Their thighs wet and tacking with oil, from a bottle on the desk. His lips clamped together against muffled groans, as more heat found the king, pulling at him, opening for him like a woman's maidenhood. He kissed and bit the lips below to swell, to draw a trickle of crimson against skin, as he surged with thrusts to the body against his.

Erasing the pallor of it, and King Arthur was not sure if warmth between them was his cause alone.

A low, whining gasp, but not his.

Merlin woke underneath him, mouth slack in pleasure, clear blue eyes lidded. He tightened his muscles around his king, slowly, slowly releasing tension within. He lifted his hands to greedily snatch another kiss, bumping their noses, Merlin's thumbs stroking lines of pure heat to King Arthur's face.

"All of you," he replied, smiling admiringly, leaking of his seed. A fleeting glimpse of white to evening's darkness.

"I knew you'd come, Arthur."

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With a sweep of a hand, Camelot fell.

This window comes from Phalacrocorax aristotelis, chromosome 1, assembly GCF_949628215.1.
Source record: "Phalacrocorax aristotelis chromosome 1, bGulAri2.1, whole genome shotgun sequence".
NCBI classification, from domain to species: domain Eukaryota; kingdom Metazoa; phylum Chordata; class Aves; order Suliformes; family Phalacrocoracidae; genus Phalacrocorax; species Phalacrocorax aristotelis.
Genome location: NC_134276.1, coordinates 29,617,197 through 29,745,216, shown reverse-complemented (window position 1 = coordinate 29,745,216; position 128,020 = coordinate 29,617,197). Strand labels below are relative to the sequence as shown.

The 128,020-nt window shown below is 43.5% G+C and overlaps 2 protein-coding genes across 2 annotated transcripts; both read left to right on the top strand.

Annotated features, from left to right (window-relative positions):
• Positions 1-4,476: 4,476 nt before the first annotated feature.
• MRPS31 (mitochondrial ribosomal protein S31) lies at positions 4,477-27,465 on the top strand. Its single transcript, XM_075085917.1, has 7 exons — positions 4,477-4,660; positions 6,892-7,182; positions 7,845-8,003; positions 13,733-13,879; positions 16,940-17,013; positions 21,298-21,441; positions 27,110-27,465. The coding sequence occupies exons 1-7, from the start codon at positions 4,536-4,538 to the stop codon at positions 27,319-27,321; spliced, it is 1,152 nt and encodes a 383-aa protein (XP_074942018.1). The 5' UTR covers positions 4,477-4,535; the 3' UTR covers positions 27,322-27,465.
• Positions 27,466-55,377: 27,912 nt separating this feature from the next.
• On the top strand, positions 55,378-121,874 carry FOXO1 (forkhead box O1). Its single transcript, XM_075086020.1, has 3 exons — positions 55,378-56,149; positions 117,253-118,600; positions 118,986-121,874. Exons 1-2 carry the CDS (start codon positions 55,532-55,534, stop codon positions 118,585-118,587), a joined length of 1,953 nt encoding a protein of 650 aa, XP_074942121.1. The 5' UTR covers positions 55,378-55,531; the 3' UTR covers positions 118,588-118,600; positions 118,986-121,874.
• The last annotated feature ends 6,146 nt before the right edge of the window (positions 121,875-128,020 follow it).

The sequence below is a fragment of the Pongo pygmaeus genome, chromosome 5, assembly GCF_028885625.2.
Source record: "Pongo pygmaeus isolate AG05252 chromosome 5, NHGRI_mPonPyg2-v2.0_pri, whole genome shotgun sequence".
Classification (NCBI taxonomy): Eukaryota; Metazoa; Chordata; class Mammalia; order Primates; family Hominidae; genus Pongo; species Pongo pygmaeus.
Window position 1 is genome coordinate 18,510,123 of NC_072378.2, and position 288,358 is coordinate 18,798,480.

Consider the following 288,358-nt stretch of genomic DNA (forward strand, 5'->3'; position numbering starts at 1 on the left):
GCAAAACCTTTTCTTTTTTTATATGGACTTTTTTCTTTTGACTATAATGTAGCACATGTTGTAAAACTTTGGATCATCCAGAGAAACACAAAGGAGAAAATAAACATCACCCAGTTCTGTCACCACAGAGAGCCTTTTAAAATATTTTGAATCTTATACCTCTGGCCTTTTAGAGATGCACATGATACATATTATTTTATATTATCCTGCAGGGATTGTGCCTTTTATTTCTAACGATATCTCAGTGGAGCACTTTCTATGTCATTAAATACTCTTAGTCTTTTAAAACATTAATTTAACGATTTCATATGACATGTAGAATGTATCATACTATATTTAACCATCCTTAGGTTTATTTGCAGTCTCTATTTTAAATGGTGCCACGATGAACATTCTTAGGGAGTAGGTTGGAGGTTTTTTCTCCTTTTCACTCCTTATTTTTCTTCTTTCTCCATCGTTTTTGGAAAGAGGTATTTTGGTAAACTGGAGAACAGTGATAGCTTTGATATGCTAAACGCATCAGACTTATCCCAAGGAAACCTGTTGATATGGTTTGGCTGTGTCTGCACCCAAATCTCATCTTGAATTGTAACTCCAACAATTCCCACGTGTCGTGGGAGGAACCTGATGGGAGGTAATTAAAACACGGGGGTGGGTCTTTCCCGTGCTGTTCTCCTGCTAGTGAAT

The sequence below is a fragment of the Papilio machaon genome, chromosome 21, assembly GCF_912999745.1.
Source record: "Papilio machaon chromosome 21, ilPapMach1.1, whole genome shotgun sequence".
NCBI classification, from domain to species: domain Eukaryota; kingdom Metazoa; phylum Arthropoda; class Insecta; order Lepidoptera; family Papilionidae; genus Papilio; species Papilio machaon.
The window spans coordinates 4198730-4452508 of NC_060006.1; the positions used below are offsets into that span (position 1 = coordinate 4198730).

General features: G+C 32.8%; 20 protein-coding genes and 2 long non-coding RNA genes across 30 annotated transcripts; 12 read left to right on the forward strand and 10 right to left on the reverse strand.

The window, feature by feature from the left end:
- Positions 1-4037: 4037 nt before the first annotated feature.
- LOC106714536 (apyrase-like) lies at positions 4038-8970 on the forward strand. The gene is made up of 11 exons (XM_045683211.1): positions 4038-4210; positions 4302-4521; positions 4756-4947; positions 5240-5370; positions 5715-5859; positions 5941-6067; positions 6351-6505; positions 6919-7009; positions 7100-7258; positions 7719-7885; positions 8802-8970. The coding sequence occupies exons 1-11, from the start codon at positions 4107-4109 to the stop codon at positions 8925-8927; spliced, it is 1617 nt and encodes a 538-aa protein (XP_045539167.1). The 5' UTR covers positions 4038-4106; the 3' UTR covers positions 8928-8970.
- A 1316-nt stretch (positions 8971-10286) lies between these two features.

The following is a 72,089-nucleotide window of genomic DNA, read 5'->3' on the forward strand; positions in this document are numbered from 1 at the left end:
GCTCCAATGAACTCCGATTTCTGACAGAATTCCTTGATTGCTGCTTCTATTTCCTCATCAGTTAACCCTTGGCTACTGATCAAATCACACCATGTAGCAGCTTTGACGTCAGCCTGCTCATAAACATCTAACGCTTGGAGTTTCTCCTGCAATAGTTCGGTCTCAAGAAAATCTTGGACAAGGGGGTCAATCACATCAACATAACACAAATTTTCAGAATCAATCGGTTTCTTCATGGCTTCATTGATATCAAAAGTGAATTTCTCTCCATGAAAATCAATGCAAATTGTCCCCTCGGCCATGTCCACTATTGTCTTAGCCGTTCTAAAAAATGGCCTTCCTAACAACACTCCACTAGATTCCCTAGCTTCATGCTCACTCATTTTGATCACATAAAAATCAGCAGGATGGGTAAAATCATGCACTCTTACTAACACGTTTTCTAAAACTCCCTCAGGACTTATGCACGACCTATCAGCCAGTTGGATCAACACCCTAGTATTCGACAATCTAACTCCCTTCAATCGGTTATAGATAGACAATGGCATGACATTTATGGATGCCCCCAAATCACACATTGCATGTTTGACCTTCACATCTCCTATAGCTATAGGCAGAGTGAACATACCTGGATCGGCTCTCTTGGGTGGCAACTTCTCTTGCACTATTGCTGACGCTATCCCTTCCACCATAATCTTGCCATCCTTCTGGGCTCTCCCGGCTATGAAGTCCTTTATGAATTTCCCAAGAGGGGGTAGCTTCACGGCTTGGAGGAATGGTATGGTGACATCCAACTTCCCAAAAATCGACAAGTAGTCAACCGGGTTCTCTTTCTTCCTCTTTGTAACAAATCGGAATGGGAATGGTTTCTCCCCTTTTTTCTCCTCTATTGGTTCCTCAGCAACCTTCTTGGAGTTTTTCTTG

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The throne-room blocked out the angered, terrified screams of the lower town. Their chants of betrayal. Like the wrath of the old Religion.

How the wind and sky roared dusky purple and grey.

Every time he closed his eyes, King Arthur saw Lady Morgana with her neck broken on the white steps. Hair spilled out like a puddle of dark blood. His knights, forever loyal, rammed themselves bodily against the barricade of the heavy, double throne-room doors. They yelled in a panic for him, breaking his heart.

"Can you make it stop?"

Questions built upon questions, and forever insolent, Merlin shushed him, carding his fingers through blond locks.

Seated upon the king's right side, on the wood-arm of the throne, and leaning ever closer, the great and awful Emrys of prophecy calmly examined the magically sealed doors and then its prisoner.

Blue eyes shimmering yellow-gold.

"It's a new world, my lord. I'll be here, like I always am, protecting you."

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BBC Merlin is not mine. Holy shit, I've been wanting to write/share a Fairytale-AU for this show forever ago. NOW IT'S BEEN EDITED AND READY FOR VIEWING. No, it wasn't meant to end happy. But they have each other, right? Right? Feh. Basically took Merlin canon/Snow White themes/Sleeping Beauty themes and combined it. I really, REALLY hope you enjoyed reading. It took me a long time to get it to where I wanted, and I'd love to hear any reactions/comments. If you are a fan of Dark!Merlin… -whispers- call meeeeeeee.

kinkme-merlin prompt:

"Arthur/Merlin, true love's kiss - Merlin is enchanted/put into a deep sleep and Arthur is the one to break the spell."